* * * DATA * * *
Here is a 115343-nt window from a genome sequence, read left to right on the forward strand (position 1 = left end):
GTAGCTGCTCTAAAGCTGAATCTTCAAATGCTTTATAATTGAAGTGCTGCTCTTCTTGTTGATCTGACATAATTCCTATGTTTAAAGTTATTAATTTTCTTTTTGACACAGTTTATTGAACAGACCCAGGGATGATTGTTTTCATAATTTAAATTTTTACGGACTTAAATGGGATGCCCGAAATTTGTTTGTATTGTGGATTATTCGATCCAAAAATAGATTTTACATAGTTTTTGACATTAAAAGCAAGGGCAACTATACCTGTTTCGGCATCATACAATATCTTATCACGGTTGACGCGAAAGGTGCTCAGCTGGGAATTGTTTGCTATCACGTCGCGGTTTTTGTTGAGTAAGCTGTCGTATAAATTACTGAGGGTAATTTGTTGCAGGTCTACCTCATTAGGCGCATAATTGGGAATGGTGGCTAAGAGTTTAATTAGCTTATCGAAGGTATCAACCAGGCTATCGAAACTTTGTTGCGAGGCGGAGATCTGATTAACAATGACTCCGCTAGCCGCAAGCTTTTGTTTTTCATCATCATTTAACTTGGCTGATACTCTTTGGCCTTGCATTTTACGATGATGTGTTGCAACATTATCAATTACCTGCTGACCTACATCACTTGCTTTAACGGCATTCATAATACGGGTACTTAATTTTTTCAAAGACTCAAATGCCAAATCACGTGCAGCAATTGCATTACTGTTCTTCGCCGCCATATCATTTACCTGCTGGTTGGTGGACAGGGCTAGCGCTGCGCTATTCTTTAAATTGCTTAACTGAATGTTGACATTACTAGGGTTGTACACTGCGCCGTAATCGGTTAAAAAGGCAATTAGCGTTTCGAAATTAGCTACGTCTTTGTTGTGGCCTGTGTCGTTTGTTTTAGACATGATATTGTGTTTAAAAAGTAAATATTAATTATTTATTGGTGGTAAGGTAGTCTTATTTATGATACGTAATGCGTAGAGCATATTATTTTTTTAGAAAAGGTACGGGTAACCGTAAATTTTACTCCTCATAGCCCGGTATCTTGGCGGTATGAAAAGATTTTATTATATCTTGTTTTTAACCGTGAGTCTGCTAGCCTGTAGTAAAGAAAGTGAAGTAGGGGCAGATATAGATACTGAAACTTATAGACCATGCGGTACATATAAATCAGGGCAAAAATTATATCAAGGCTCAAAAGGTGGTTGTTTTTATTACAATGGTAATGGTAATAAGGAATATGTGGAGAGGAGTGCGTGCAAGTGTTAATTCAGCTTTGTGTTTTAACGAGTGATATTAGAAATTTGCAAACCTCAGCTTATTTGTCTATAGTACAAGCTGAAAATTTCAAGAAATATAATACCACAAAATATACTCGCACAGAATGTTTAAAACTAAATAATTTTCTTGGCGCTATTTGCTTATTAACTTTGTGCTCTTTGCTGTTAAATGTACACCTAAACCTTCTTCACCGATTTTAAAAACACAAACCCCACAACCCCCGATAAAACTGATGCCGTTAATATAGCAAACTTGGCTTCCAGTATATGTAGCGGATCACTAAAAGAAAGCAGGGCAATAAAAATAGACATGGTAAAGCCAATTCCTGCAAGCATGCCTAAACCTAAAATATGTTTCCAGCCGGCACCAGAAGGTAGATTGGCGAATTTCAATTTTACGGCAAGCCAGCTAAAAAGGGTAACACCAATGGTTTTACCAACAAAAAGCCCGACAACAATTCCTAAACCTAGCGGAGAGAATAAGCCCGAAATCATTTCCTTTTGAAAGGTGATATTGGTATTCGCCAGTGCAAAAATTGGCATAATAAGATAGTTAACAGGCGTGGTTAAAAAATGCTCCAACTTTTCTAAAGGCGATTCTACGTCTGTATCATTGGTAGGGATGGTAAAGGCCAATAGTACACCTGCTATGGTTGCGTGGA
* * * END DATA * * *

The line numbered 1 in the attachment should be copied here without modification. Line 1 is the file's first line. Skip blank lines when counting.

Here is a 115343-nt window from a genome sequence, read left to right on the forward strand (position 1 = left end):